“With noise and light, it seems almost innocuous; it’s not like dramatic habitat alterations,” Vukomanovic said. “But it’s everywhere.”
In response to light pollution, researchers saw that birds had different responses depending on traits such as their ability to see in low light or their habitat. Birds with better vision in low light benefited from light pollution, showing an increase in hatching success and likelihood of successfully raising chicks that fledged from the nest. Researchers said these species could be using light to hunt for food more effectively.
When they looked at birds by habitat, they saw that birds that nest in open areas like wetlands or grasslands began laying their eggs a month earlier on average when exposed to more light than those in darker areas. For birds that nest in forests, egg-laying began about 18 days earlier in lighter areas.
That could mean chicks are hatching before there is enough food to feed them, researchers said, but that situation is complicated by climate change – with food available earlier due to warmer weather. The researchers hypothesized that birds nesting in areas with more light may be tracking climate change better than those in dark areas.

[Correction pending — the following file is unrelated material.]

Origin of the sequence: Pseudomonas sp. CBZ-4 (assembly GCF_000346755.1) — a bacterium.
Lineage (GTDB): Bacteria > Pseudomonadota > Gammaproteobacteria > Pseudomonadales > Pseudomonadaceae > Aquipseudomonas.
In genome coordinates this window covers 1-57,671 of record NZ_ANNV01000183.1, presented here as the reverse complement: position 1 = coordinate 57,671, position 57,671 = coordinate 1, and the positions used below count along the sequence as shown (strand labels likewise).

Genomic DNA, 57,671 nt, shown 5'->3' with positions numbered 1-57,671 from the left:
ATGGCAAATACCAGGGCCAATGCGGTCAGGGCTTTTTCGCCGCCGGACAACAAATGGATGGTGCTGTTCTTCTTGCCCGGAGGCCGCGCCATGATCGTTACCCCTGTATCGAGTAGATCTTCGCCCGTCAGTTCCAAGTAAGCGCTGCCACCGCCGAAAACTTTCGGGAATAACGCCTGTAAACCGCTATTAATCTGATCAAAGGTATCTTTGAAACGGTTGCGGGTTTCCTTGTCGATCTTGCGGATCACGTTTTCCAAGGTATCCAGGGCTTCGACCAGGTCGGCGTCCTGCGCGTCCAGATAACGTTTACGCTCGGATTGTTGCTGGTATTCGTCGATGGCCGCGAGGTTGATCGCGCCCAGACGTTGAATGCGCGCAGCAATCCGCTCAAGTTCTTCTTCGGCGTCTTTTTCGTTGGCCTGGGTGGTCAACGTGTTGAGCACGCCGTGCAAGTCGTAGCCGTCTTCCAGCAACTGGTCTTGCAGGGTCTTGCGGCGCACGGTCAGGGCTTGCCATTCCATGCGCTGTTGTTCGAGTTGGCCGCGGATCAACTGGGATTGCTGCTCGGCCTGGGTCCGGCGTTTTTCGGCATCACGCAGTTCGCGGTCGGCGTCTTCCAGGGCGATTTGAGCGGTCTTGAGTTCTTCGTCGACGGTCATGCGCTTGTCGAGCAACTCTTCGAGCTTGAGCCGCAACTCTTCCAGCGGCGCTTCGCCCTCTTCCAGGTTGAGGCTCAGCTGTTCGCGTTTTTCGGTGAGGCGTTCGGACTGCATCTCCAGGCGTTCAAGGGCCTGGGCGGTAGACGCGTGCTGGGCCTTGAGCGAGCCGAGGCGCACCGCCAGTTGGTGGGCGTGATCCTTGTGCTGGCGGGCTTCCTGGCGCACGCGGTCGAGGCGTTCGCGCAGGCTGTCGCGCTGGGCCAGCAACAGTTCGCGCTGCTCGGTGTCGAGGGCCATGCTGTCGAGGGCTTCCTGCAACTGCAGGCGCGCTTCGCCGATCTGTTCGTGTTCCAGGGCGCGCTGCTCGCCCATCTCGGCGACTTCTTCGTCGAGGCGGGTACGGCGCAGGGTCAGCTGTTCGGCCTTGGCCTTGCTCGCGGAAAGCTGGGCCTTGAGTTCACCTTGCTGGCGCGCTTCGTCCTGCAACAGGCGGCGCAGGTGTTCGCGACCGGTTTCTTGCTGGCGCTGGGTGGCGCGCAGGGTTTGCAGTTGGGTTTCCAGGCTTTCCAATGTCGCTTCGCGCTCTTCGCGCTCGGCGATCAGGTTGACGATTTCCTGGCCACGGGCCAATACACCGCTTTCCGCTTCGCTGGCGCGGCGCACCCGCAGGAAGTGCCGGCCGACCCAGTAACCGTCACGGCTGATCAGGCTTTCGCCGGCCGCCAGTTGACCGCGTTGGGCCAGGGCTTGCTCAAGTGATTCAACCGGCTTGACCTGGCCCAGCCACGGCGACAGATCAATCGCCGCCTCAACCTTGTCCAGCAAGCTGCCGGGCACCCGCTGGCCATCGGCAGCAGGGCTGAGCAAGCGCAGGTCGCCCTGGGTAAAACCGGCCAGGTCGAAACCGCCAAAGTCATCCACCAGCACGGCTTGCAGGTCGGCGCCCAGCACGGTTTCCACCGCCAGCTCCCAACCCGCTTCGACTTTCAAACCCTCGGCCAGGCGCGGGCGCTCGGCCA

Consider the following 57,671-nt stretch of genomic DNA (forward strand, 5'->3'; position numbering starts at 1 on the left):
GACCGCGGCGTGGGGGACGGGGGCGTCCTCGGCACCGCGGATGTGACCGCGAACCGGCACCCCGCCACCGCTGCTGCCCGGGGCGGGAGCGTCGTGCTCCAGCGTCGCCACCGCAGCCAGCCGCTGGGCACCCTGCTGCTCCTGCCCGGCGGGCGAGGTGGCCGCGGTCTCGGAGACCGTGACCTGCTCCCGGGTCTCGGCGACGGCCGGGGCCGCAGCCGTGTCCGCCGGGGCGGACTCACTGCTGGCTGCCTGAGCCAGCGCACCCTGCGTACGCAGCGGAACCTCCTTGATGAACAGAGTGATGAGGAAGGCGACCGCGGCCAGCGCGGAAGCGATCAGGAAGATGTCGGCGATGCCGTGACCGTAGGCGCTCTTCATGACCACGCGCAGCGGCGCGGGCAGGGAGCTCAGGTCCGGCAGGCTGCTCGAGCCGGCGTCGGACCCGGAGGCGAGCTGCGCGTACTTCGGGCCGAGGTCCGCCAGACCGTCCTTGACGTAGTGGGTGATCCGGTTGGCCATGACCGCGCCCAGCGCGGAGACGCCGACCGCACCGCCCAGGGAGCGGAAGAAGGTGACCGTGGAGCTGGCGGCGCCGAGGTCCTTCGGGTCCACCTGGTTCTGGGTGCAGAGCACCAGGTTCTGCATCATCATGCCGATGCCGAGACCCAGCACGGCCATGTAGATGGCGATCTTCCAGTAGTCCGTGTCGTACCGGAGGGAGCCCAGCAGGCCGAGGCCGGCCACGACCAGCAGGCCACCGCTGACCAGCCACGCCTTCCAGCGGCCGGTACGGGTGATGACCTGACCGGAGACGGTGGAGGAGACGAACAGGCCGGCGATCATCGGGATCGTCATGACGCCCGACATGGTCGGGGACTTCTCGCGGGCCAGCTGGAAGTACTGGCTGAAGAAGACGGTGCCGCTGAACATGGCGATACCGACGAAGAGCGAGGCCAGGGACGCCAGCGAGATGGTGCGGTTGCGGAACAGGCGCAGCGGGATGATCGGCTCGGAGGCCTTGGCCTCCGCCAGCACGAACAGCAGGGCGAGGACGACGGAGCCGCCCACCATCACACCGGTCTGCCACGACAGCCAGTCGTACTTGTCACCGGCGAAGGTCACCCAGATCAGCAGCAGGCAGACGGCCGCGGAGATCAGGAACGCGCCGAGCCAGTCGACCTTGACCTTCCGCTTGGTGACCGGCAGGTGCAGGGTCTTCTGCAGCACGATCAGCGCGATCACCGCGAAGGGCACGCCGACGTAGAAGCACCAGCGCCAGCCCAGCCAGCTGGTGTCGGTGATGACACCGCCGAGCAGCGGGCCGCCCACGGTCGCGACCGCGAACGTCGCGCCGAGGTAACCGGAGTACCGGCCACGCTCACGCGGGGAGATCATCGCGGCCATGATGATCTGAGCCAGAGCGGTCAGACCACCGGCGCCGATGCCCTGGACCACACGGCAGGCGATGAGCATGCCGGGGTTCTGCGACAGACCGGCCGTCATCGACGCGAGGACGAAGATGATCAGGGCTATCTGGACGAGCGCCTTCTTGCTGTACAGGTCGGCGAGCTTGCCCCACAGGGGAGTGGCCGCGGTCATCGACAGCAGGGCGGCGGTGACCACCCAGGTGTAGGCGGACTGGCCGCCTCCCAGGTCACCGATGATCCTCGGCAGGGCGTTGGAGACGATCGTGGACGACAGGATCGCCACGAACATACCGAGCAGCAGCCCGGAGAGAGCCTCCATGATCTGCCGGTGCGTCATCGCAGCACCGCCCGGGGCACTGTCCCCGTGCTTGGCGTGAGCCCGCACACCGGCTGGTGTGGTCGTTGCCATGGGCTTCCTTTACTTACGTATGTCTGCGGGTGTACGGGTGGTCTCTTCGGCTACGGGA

“We discovered that birds advanced the timing of their reproduction in response to increased light pollution actually have better reproductive success,” said Clinton Frances, a biology professor at Cal Poly and one of the lead authors of the study. “A likely interpretation of this response is that light pollution actually allows these birds to ‘catch up’ to the shift toward earlier availability of food due to climate change.”
Considering the impacts of noise pollution, researchers found that increased noise in forests meant songbirds nesting there laid fewer eggs and were less likely to successfully raise all of their chicks. Human-generated noise could be affecting male mating songs, especially in forests where they tend to sing at lower pitches. The female birds could have more difficulty hearing male birdsongs through low-frequency human noise.
“For noise pollution, it’s not just the volume; it’s not just about it being noisy,” Cooper added. “There are anthropogenic noises that are known to have an effect on stress, sleep, circadian rhythms, ability to communicate – whether it’s loud like a jet flying overhead, or soft like the hum of traffic.”